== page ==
HONG KONG (AFP) - Britain expressed concern on Wednesday (July 18) after police in Hong Kong sought to ban a political party which promotes independence for the city as Beijing ups pressure on challenges to its territorial sovereignty.
The bid to bar the Hong Kong National Party (HKNP), a well-known but small group with a core membership of around a dozen, has been made because it is a potential threat to national security and public safety, according to authorities.
It is the first time such a ban has been sought since Britain handed sovereignty of Hong Kong back to China in 1997 and is the latest move to stifle any calls for independence, which have infuriated Beijing.
"We note with concern the Hong Kong Special Administrative Region Government plans to prohibit the continued operation of the Hong Kong National Party," the British foreign office said in a statement.
"The UK does not support Hong Kong independence, but Hong Kong's high degree of autonomy, and its rights and freedoms, are central to its way of life, and it is important they are fully respected," the statement added.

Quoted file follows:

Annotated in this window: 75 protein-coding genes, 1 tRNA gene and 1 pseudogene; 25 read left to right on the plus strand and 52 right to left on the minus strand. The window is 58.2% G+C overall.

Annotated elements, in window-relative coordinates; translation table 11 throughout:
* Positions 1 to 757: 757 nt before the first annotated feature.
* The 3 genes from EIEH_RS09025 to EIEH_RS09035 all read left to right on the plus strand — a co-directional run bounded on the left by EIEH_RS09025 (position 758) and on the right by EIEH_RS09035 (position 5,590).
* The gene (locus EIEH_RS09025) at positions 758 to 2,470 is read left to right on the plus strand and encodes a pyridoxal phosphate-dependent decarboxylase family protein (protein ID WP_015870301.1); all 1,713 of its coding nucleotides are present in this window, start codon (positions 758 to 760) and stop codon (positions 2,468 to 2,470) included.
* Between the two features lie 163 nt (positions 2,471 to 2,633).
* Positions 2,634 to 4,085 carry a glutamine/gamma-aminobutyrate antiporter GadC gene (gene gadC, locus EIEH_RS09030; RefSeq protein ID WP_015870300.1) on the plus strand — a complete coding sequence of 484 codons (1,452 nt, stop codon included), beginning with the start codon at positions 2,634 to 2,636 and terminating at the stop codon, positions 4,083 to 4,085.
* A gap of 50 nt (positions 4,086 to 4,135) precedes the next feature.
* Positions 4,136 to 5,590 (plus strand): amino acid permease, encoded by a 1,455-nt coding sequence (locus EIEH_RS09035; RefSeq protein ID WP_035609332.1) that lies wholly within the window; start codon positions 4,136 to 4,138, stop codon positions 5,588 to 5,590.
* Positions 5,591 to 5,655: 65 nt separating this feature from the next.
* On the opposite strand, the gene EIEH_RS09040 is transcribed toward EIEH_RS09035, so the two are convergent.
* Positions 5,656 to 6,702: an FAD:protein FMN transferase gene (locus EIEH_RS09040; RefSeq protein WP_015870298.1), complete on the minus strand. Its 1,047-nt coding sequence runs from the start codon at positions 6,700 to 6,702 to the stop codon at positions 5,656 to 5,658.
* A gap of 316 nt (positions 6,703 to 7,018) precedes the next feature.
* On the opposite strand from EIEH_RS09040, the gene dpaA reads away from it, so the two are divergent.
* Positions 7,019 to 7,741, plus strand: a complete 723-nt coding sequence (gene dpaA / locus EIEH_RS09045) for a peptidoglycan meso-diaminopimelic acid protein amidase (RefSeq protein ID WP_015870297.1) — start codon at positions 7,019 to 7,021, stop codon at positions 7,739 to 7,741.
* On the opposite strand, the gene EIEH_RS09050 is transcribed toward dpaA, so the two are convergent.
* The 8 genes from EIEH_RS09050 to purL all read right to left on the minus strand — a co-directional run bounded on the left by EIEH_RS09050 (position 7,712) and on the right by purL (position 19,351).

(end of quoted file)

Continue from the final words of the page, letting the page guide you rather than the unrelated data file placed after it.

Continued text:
The right to stand for election, freedom of speech and freedom of association are enshrined in the city's mini-Constitution, the Basic Law, as well as its Bill of rights, the statement said.
Semi-autonomous Hong Kong enjoys freedoms unseen on the mainland which are protected by the 50-year handover agreement signed by Britain and China.
But concern is growing that Beijing is trampling the deal and that rights are under serious threat from an assertive China under President Xi Jinping.
Hong Kong's secretary for security John Lee said on Tuesday he was considering the request made by police to ban the HKNP.
Questioned how the party was damaging national security, Mr Lee said he could not comment on the details.
However, he added that under Hong Kong law, national security meant safeguarding the "territorial integrity and the independence of the People's Republic of China".
Mr Lee said he would give the party 21 days to make representations.
International rights groups as well as pro-democracy lawmakers and activists have hit back at the move.
Amnesty International described it as a "chilling day for freedom of association and freedom expression in Hong Kong, with potentially far-reaching consequences".
Britain has voiced concern before over Hong Kong's freedoms, including after the disappearance of five city booksellers who resurfaced in custody in the mainland.